Can you recycle headphones?

If you’re like us, you’ve probably gone through a few pairs of headphones over the years.  We added moisture-proof covers to ours and that’s improved their lifespan but we still have a drawer where anything electrical goes to die.

We don’t want to throw old tech into the bin but what is the alternative?

In 2019, The Independent reported the UN’s warning about a ‘tsunami of e-waste’: 50 million tons of electrical waste sitting in landfills around the world. This is ‘more than the weight of all commercial airlines ever made’ and the number is expected to double within the next 30 years.

As a society, we’re burning through electronics; it’s fast tech but many of us aren’t disposing of devices responsibly.

 

Can I throw electrical items in the bin?

 

You shouldn’t put electrical items in your bin.  This is because they contain materials which are hazardous to the environment and to human health. The GD Environmental website says that flatscreen TVs contain mercury. Other pieces of tech can also contain lead and arsenic. Anything with a lithium-ion battery can pose serious environmental and health concerns, too.

Companies which manufacture electrical items are legally required to provide the means of disposing that technology or to support local schemes which do.

 

Can I throw away old headphones?

 

Most headphones won’t contain the same hazardous materials as a flat-screen TV but they’re often made from plastic and this means it's bad for the environment. If you’re throwing away a pair of wired earbuds, then you’ll probably get away with it but we’d recommend looking at a way to dispose of them responsibly.  

Wireless headphones contain a Lithium-ion battery and they shouldn’t be thrown away in the rubbish as they’re classed as hazardous waste.  If they’re damaged or not fully discharged, they can start fires.

Check out whether your headphones have a symbol of a wheelie bin with a cross through it.  This means that it cannot be thrown into general waste and must be recycled.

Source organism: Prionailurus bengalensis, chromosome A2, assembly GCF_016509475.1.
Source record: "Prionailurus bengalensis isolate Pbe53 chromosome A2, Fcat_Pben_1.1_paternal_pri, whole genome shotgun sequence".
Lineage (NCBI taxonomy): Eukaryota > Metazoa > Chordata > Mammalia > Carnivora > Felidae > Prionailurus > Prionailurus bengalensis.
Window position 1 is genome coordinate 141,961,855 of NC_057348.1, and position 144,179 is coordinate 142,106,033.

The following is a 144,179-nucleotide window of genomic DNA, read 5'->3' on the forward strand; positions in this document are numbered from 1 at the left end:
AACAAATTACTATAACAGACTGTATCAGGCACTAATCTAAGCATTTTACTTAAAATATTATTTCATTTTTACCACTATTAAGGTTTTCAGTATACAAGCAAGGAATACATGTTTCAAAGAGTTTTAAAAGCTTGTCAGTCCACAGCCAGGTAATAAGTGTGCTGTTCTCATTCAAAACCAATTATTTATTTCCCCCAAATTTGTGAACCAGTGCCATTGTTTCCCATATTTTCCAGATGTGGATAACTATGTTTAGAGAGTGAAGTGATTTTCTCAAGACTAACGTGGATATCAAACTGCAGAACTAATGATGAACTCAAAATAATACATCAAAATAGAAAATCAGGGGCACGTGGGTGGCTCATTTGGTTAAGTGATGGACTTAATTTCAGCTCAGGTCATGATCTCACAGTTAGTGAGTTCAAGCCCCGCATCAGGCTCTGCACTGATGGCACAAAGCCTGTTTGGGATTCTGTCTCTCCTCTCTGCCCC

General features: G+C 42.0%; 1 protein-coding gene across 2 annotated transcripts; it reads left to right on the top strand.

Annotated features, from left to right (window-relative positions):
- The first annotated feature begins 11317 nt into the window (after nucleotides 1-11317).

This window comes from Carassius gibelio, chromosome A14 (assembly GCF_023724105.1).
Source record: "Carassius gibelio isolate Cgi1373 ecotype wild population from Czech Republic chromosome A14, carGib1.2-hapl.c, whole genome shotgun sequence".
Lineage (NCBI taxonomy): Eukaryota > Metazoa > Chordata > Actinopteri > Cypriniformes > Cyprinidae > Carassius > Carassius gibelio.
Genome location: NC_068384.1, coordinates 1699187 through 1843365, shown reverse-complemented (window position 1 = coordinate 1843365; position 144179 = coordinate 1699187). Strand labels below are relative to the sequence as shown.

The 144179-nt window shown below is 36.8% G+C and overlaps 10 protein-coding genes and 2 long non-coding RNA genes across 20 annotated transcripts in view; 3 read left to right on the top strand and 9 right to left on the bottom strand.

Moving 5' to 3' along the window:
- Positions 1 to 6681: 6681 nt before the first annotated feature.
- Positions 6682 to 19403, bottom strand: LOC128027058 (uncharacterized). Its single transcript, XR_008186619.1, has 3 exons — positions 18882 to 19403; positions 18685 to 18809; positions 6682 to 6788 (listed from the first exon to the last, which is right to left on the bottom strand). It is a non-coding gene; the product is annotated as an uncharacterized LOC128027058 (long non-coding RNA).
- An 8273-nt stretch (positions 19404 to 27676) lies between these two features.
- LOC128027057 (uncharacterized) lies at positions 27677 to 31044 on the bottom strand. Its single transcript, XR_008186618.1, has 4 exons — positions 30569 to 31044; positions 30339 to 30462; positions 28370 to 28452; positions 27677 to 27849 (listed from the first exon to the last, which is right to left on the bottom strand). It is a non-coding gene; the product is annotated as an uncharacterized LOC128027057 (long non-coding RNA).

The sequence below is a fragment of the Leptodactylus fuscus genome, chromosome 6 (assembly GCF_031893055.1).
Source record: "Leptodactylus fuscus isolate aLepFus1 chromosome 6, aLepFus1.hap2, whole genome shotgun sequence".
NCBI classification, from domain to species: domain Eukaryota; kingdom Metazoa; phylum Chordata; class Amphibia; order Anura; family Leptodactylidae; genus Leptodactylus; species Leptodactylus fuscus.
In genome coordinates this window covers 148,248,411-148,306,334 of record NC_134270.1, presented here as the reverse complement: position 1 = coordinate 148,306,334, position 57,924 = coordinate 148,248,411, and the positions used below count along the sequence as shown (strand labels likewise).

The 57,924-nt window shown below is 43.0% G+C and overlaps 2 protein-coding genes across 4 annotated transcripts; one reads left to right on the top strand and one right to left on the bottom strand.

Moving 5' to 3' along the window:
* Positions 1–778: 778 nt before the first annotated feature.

Can you recycle headphones?

 

You can recycle headphones and we’d encourage you to do that.  You should check in your local area where to take electrical waste.  Your local council should be able to help with this but it’s often at your local recycling centre that will have the capacity to dispose of your headphones safely.

You can also check with the manufacturer who may be able to take the broken headphones back.  If this is the case for you, then you should be able to drop them into a local store or post them.

Some shops will also take broken technology for recycling.

How do you recycle Bose headphones?

 

Bose accepts batteries for recycling at its UK stores.  In the US, you can return wireless headphone batteries at stores in California. You’ll find more information on this section of the Bose website.

 

What to do with old apple earphones

 

You can recycle your apple earphones or headphones at Apple stores.

 

Can you recycle Beats headphones?

 

You can recycle your entire headphone unit with Beats

 

What about Jlab headphone recycling

 

You can send Jlab your headphones and they’ll then recycle them.  What’s more, they’ll even send you a 30% discount.

It’s a good idea to get into the habit of recycling headphones because then we’re more likely to send our bigger appliances for recycling rather than sending them to a landfill or leaving old kit in drawers and cupboards.  It’s a good time, too, to think about why your headphones have broken.

Common causes of headphone damage include wear and tear, cheap manufacturing elements, and moisture damage.  It can also be because of how you’re storing the headphones (especially wired ones) or if you’ve been careless with them. 

Whether you’ve spent £10 on earbuds or £1000 on headphones, it’s frustrating when you have to replace them.

We’d recommend looking for a reputable brand and checking reviews.  You can do this easily on Amazon or via third-party sites even if you end up walking into a store and buying one.  Sometimes even just spending £50 more can save money in the long run.  With such a huge range of choice from countless stores and websites, you can do your due diligence and get the most for your money out of your headphones.

We’d also recommend that you add moisture-resistant headphone covers to your earpads.  They protect against sweat and will keep your cushions free from makeup and facial oils.  They come in a range of awesome designs, too.